It is possible that some iPhones sold at Greenhills Shopping Center in the Philippines may be stolen. However, it is also possible that the iPhones are legitimate and obtained through legal means. After visiting GreenHills and having some conversations with some of the sellers there, here is what we learnt.
Why do people buy iPhones in Greenhills
Greenhills Shopping Center in San Juan is the most popular spot of cheap gadgets in Metro Manila. It’s the place to score bargains on smartphones if you know where to look and what to watch out for. For one, iPhones in Greenhills are priced much lower than those in official stores. The reason why phones in general are cheaper there is that they have lower operational costs in comparison to an air-conditioned store with a full staff and security guards, maintaining a glass cage display in a Greenhills tiange is significantly less expensive.
Additionally, according to the vendors themselves, sellers speak with their international suppliers directly. Because of this, the majority of iPhones and Samsung flagships in Greenhills are made in Hong Kong (HK variant iPhones are also dual SIM). This explains why tiangge vendors can offer the Galaxy Note and iPhone before authorised retailers.
Where do Phones in Greenhills come from?
The origin of the phones sold at Greenhills Shopping Center is likely to be diverse, it can come from different sources such as local distributors, parallel importers, grey market, and even from some sellers are from other countries like Hong Kong, Singapore and so on. Some of these products may be imported legally, while others may be brought in by local sellers looking forward to get rid of their phones or simple upgrade to newer ones.
For iPhones, it is likely that sellers obtain the gadgets through legal means considering that Apple makes it almost impossible for a different person to get rid of the owners iCloud information on the device and reset the Phone. One of the sellers claimed that they some of the iPhones they sell are obtained from people who also go to Greenhills to sell their phones and part of the transaction processes requires an ID just to verify if the person selling the iPhone is the legitimate owner.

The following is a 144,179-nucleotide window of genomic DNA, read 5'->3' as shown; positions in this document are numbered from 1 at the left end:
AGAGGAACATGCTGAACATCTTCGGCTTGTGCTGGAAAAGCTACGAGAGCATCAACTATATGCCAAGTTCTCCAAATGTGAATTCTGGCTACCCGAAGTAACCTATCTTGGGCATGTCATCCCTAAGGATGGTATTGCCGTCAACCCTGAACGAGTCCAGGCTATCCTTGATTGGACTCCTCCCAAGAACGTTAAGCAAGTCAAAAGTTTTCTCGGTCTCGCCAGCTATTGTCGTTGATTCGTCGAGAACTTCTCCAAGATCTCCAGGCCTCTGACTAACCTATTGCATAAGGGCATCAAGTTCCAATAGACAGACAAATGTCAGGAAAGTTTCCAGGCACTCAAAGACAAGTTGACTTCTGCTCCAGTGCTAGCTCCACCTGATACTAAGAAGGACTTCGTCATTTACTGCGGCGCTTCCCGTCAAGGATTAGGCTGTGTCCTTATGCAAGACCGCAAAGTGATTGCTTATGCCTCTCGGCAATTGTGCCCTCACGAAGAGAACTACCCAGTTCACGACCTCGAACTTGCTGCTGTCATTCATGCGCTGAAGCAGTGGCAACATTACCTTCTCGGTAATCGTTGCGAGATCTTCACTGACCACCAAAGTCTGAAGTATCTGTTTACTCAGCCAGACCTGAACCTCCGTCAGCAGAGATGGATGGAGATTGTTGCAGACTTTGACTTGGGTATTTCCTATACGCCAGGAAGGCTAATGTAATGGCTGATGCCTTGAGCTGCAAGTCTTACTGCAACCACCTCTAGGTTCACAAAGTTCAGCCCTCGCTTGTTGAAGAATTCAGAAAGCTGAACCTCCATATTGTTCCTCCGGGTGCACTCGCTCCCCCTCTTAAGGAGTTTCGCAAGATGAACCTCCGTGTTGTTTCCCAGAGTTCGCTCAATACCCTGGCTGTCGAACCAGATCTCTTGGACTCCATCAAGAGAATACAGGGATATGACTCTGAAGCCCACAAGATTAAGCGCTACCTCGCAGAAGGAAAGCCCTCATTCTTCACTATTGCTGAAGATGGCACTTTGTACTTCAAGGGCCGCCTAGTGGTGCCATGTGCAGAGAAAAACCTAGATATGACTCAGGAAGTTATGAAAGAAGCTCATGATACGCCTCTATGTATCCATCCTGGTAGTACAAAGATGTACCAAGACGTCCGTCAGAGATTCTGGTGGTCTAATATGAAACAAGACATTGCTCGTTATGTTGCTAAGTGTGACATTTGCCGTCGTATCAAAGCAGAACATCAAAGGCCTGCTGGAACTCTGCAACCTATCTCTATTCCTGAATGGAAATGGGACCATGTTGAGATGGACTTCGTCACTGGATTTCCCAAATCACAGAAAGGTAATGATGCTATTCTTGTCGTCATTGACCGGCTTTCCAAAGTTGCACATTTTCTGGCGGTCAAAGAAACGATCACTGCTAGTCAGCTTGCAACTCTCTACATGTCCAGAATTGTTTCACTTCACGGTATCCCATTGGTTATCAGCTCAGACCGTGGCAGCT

Even though this is somehow encouraging, and giving a bit of assurance that the phones are obtained legally, it is also worth noting that by-passing iCloud verification and reseting iPhones has become so common and easy with makes their verification process less bulletproof. Moreover, in the same mall, you can find sellers who provide resetting services to bypass an iPhones iCloud security and clear the device to be brand new. With that in mind, the issue remains a curveball.
How to see if an iPhone is stolen
Here are a few steps you can take to determine if a second-hand iPhone is stolen:
- Check the IMEI number: The IMEI (International Mobile Equipment Identity) number is a unique identifier for each iPhone. You can check the IMEI number by dialing *#06# on the phone or by checking the back of the device. Once you have the IMEI number, you can enter it into the official IMEI database to see if it has been reported as stolen.
- Check the iCloud status: If the iPhone is currently linked to an iCloud account, you can check the iCloud status by following the instructions in this Apple support article. If the device is iCloud locked or has Find My iPhone enabled, it may be a sign that the device is stolen.
- Ask for the purchase receipt: A legitimate seller should be able to provide a purchase receipt or some sort of proof of purchase. If the seller cannot provide this, it may be a sign that the device is stolen.
- Check the condition of the phone: If the phone is in excellent condition with no signs of wear and tear, it could be an indication that the phone is stolen, because most of the time, stolen phones are either new or in very good condition.
- Try to sign into your iCloud: Before you conclude your transaction and leave the seller’s store, make sure you manage to sign into your own iCloud account without any problem. If you experience any issues at all in doing so, then that is a red flag.
It’s important to note that these methods are not foolproof, and there’s no way to be 100% sure that a used iPhone is not stolen. It’s always best to buy from reputable and authorized sellers to ensure the authenticity of the product.